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Commissioners must drive but leave providers to steer new care models
Commissioners can prompt local providers to embrace new service models and accountable care, according to Hill Dickinson partner Robert McGough.
Addressing a recent PCC event on contracting for new care models, McGough said: “As a commissioner you can drive provider behaviour – for example by saying ‘we want one diabetes contract’ or you want to commission one accountable care provider. Then providers will have to think about working together and how such a structure could operate. But the providers should be deciding the right model for them to collaborate – or indeed whether to collaborate.
“The procurement regulations are supportive of appropriate pre-procurement engagement with the market.”
Asked how long it would take us to see an NHS ACO, McGough suggested that some ACOs operated as prime contractor models led by foundation trusts could potentially be up and running by next April given they already had a statutory footing and significant freedoms. By contrast, he suggested that new collaborations, where there are complex configurations of providers and/or little track record of organisations working together, could face a journey lasting several years.
Legal requirements to consult the public could also be time-consuming where they are triggered as part of a new care model, he cautioned.
Referring to NHS England’s recent publication of three potential integrated models – virtual, partial and full integration – McGough questioned whether GPs would always be the right group to lead an MCP or ACO. Under new consultation proposals GPs can set aside their GMS or PMS contract and become salaried employees of the new provider organisation but could reactivate their contract later (see ). Given this “right to return”, McGough suggested, having GPs at the centre of the management structure risked destabilising the MCP if some of the participating practices exercised that right.
While the decision on leadership of the provider organisation would be shaped by factors such as management of risk and tax, employment and pension issues, McGough said that a further determinant could be what services the MCP will actually provide and the position of primary care.
The evolving ACO contract is similar to the current NHS standard contract. However, important changes include updated primary care directions that allow primary medical services to be commissioned in a streamlined way within the ACO contract, alongside a range of other services across different settings.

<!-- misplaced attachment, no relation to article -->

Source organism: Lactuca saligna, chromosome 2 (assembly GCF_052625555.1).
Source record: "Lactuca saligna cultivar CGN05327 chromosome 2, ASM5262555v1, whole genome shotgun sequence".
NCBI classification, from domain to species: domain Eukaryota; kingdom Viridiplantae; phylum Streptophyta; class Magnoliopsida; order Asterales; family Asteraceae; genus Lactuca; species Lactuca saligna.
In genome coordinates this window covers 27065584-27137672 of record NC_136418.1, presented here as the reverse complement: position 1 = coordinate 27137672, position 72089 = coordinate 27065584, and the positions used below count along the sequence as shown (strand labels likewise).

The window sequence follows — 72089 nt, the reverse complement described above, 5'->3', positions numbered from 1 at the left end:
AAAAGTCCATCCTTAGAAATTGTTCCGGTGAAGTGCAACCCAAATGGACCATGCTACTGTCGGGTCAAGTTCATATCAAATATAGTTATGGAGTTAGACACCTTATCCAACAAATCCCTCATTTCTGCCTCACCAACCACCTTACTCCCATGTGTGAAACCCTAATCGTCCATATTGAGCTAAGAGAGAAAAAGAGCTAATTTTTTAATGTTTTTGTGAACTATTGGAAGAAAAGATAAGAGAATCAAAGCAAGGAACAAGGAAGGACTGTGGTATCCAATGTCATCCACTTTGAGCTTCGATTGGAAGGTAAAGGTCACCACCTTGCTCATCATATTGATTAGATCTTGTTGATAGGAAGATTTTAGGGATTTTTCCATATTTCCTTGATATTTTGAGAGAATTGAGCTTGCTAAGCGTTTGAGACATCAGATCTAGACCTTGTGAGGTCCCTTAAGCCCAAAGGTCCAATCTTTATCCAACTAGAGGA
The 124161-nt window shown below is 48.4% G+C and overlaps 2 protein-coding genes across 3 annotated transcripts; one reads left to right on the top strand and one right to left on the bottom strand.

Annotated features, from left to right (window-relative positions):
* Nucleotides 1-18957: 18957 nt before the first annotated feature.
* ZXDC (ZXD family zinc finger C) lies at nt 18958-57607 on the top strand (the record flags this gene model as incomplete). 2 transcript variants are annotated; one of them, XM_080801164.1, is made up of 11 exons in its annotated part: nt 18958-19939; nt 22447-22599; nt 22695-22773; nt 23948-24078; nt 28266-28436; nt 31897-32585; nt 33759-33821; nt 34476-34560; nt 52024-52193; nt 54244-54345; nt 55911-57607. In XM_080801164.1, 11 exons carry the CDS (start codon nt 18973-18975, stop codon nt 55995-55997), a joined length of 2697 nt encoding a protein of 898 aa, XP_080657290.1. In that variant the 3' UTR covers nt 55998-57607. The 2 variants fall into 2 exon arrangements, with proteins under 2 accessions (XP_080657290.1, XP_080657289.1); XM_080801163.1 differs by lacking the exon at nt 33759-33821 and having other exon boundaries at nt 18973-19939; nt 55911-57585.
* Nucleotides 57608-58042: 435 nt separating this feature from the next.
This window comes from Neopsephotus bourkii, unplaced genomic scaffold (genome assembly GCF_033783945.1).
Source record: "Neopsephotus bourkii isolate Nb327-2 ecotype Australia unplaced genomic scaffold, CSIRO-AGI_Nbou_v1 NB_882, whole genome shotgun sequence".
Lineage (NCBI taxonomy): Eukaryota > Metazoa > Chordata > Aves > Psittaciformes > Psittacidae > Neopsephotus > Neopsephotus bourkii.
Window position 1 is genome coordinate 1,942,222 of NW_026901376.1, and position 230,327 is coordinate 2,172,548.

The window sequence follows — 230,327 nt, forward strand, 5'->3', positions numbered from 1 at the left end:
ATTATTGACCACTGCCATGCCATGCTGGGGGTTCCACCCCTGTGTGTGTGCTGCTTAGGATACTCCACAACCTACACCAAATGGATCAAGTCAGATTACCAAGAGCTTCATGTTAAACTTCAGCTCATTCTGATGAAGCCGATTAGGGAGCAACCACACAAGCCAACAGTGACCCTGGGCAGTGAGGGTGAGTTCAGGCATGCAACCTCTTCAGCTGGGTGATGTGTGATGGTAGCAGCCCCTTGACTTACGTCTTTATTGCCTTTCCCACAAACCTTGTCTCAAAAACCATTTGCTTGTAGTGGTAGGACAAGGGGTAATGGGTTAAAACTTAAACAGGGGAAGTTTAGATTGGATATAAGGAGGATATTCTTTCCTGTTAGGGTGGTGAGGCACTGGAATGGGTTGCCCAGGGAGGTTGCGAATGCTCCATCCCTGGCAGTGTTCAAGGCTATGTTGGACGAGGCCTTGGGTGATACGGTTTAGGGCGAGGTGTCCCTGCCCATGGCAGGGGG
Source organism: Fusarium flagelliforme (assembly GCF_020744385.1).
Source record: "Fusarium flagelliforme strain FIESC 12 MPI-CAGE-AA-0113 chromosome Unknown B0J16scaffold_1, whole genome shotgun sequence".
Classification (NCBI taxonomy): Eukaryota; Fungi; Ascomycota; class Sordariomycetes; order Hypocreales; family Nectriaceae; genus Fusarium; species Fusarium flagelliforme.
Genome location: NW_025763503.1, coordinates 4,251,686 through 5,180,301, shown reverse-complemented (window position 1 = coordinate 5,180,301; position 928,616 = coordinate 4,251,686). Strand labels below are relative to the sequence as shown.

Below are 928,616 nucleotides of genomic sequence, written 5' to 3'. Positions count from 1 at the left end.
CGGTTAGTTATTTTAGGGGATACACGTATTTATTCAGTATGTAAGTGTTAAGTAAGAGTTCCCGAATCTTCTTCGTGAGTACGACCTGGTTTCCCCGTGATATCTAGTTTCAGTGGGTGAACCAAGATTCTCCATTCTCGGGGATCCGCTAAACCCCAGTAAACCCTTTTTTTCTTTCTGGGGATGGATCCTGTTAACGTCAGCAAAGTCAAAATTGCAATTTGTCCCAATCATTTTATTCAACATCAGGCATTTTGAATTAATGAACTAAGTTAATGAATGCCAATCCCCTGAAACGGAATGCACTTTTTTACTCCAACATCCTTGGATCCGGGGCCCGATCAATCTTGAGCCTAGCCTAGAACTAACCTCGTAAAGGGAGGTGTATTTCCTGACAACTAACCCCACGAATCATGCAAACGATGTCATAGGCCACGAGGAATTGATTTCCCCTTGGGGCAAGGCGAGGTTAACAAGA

To assuage concerns at the potential risks associated with larger and longer contracts, commissioners are being handed some additional powers through the new contract to ameliorate the impact if a provider runs into problems. These include additional powers for commissioners in relation to sub-contractors, extended transparency and reporting requirements, pre-conditions (where relevant) around the distribution of profits and the ability to include break clauses to help commissioners and providers response to uncertain future developments. New accountability and regulatory arrangements are also being developed.
Among the changes already emerging in early accountable care contracting arrangements are the shifting to new provider organisations of some activities previously carried out by commissioners.
Overall responsibility for those functions remained with clinical commissioning groups (CCGs).
Commissioners are asking providers to do things CCGs may previously have done. CCGs and providers have certain statutory duties which cannot be transferred. Some commissioners are talking about the ACO managing elements of their commissioning arrangements, for example supporting CCGs in their duties to develop population health planning, managing resources, addressing health inequalities and risk stratification of the population to enable services to be appropriately directed.
Local arrangements such as the transfer of commissioning activities would be subject to the integrated support and assurance process (ISAP) run by NHS England and NHS Improvement to oversee the awards of novel contracts. This process is intended to give all parties opportunities to assess their readiness to sign a contract. ISAP is developed to provide assurance at specified points throughout the procurement process. The whole contract award process could typically therefore take 12 to 18 months.
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